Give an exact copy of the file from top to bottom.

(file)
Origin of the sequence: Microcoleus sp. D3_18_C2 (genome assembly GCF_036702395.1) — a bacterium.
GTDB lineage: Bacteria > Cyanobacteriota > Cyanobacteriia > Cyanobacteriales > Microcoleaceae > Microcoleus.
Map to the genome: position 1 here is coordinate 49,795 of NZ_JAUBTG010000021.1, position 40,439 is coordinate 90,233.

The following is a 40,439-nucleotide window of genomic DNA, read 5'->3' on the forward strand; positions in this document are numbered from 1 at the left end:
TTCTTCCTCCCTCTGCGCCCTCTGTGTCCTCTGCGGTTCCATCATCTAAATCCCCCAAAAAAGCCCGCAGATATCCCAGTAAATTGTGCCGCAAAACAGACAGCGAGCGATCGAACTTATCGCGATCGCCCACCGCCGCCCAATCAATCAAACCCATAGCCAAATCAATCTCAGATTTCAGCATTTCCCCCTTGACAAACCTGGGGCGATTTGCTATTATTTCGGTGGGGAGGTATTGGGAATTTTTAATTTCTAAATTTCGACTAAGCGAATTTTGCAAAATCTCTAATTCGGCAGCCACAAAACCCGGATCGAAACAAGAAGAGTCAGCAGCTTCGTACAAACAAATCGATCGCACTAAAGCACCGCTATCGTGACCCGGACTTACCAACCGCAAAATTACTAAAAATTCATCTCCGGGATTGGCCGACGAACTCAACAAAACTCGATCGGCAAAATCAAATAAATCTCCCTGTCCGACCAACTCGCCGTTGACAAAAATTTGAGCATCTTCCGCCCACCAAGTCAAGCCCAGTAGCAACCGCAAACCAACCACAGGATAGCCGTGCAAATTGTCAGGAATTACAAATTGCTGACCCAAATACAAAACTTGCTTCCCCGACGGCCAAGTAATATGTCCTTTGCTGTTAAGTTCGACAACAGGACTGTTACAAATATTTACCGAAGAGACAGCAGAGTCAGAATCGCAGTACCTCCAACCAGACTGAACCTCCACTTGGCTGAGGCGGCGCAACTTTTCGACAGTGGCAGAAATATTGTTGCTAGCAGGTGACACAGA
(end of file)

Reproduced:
Origin of the sequence: Microcoleus sp. D3_18_C2 (genome assembly GCF_036702395.1) — a bacterium.
GTDB lineage: Bacteria > Cyanobacteriota > Cyanobacteriia > Cyanobacteriales > Microcoleaceae > Microcoleus.
Map to the genome: position 1 here is coordinate 49,795 of NZ_JAUBTG010000021.1, position 40,439 is coordinate 90,233.

The following is a 40,439-nucleotide window of genomic DNA, read 5'->3' on the forward strand; positions in this document are numbered from 1 at the left end:
TTCTTCCTCCCTCTGCGCCCTCTGTGTCCTCTGCGGTTCCATCATCTAAATCCCCCAAAAAAGCCCGCAGATATCCCAGTAAATTGTGCCGCAAAACAGACAGCGAGCGATCGAACTTATCGCGATCGCCCACCGCCGCCCAATCAATCAAACCCATAGCCAAATCAATCTCAGATTTCAGCATTTCCCCCTTGACAAACCTGGGGCGATTTGCTATTATTTCGGTGGGGAGGTATTGGGAATTTTTAATTTCTAAATTTCGACTAAGCGAATTTTGCAAAATCTCTAATTCGGCAGCCACAAAACCCGGATCGAAACAAGAAGAGTCAGCAGCTTCGTACAAACAAATCGATCGCACTAAAGCACCGCTATCGTGACCCGGACTTACCAACCGCAAAATTACTAAAAATTCATCTCCGGGATTGGCCGACGAACTCAACAAAACTCGATCGGCAAAATCAAATAAATCTCCCTGTCCGACCAACTCGCCGTTGACAAAAATTTGAGCATCTTCCGCCCACCAAGTCAAGCCCAGTAGCAACCGCAAACCAACCACAGGATAGCCGTGCAAATTGTCAGGAATTACAAATTGCTGACCCAAATACAAAACTTGCTTCCCCGACGGCCAAGTAATATGTCCTTTGCTGTTAAGTTCGACAACAGGACTGTTACAAATATTTACCGAAGAGACAGCAGAGTCAGAATCGCAGTACCTCCAACCAGACTGAACCTCCACTTGGCTGAGGCGGCGCAACTTTTCGACAGTGGCAGAAATATTGTTGCTAGCAGGTGACACAGA